Solar Power Devices

Enter Your Electronics & Design Project for Your Chance to Win a Grand Prize for the most inspiring project or a $100 Shopping Cart!

Back to The Project14 homepage

Project14 Home
Monthly Themes
Monthly Theme Poll


I thought that as I contemplate my project design that I'd use this blog post to provide a brief description of my solar PV system that I will be monitoring.


System Tradeoffs

As I mentioned in the earlier post, I wanted a system that generates 5 MWHrs per year at the lowest possible cost.  I was willing to sacrifice some performance and features but not quality and reliability.  I had some physical constraints that I had to accommodate - the usable roof area, the roof pitch, roof orientation, and possible shadowing.  My house unfortunately was not designed with any consideration for solar.  I have a kind of chopped up rooftop (multiple planes) that's common in my neighborhood.  I have usable surfaces that face directly south and west.   My roof pitch is 40 degrees, so for Oregon it's probably best to have a south facing installation.  I had space for 18 panels (nominally 3'x5') in a somewhat convoluted configuration to accommodate the roof geometry, a skylight, and vent pipes.


List of tradeoffs

1)  Module type - I chose to use an older generation module in order get lower pricing.  I am using American made Solar World Protect Mono Black 285W panels.  This monocrystalline panel has an efficiency of 17% and has a 30 year linear performance guarantee (maintains 86% of output capacity).  I could have used newer 300W+ panels which have higher energy densities and higher efficiency at a higher cost.  A solar survey indicated that I would need 16 panels to meet my energy requirement using only south facing panels..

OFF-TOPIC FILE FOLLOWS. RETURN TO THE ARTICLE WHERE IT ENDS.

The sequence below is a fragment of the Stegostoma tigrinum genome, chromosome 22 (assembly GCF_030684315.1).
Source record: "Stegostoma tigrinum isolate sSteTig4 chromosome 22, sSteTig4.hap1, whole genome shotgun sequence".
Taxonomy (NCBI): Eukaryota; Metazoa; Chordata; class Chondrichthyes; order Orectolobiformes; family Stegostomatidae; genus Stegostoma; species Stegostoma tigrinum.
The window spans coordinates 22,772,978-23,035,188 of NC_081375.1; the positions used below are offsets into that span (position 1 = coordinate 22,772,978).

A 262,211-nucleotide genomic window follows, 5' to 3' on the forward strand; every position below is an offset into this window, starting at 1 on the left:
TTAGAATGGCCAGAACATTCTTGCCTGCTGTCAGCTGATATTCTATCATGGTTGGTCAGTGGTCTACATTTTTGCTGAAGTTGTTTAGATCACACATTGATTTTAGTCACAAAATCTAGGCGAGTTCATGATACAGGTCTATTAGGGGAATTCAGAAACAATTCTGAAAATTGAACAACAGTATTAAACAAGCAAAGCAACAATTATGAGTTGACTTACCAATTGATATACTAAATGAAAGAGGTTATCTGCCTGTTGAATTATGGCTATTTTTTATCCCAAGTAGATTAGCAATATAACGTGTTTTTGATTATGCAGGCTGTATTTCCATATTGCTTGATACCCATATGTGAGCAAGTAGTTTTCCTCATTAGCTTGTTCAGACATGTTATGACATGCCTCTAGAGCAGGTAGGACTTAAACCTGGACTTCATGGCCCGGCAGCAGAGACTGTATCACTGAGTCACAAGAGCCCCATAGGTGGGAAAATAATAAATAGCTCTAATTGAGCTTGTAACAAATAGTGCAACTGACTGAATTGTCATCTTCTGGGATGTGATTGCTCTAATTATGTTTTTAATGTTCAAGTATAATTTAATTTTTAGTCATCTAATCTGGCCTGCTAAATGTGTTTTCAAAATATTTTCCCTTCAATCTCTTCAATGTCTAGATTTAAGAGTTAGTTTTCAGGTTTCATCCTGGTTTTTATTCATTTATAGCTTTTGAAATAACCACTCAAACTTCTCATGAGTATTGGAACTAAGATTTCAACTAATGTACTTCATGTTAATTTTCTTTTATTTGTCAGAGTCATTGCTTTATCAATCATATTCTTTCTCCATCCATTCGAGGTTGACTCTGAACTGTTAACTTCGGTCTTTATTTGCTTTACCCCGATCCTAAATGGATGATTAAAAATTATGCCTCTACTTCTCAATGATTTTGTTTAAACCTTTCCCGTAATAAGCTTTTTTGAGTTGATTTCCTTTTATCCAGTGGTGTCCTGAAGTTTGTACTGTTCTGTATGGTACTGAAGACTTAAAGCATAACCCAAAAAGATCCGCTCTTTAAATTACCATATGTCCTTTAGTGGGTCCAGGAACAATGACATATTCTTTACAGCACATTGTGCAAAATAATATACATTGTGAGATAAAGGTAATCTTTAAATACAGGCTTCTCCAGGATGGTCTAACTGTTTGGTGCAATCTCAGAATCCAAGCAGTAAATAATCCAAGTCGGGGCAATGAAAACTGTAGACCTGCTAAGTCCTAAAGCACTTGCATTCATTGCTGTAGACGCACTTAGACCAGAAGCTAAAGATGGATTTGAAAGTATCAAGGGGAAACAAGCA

2)  Inverter type - I chose to use a string inverter rather than more efficient micro inverters, again for cost reasons.  Using micro inverters requires that you have an inverter per panel.  This gains a lot of efficiency because you have power point tracking per panel and panels are essentially independent so you are more resistant to performance degradation due to shadowing or defective panels.  Another difference with micro inverters is that you have AC power distribution rather than DC from the panel.  I am using an SMA Sunny Boy 4000TL-US inverter.  This is a 4200W grid-tie transformerless string inverter.  It can accommodate 4 panel strings but only has 2 independent MPP (Maximum Power Point) trackers.

3)  Connectivity - The inverter model that I selected included a optional Webconnect module, but it was only available in wired Ethernet although newer models are available with WiFi capability.

4)  Orientation - Because I had 2 MPP trackers available I could have configured a west facing and a south facing string to try to optimize the array performance during seasonal variations.  Since the design simulation indicated that I would have some annualized power margin with only a south facing array, I decided to do that to ease the installation effort and cost.


Solar Panels


Final Configuration

As the picture above shows, I installed 18 south facing panels configured in 2 strings of 9 panels each.  That gives me a spec capacity of 5130 W (this is under "optimum" conditions: 1000 W/m^2, 25C).  We used a 4200 W inverter because in reality that power level is only exceeded for short periods of time and the inverter just "clips" during those intervals.  Each string with modules at MPP is around 279V @ 9.2A.


I used my Tello drone to take the picture.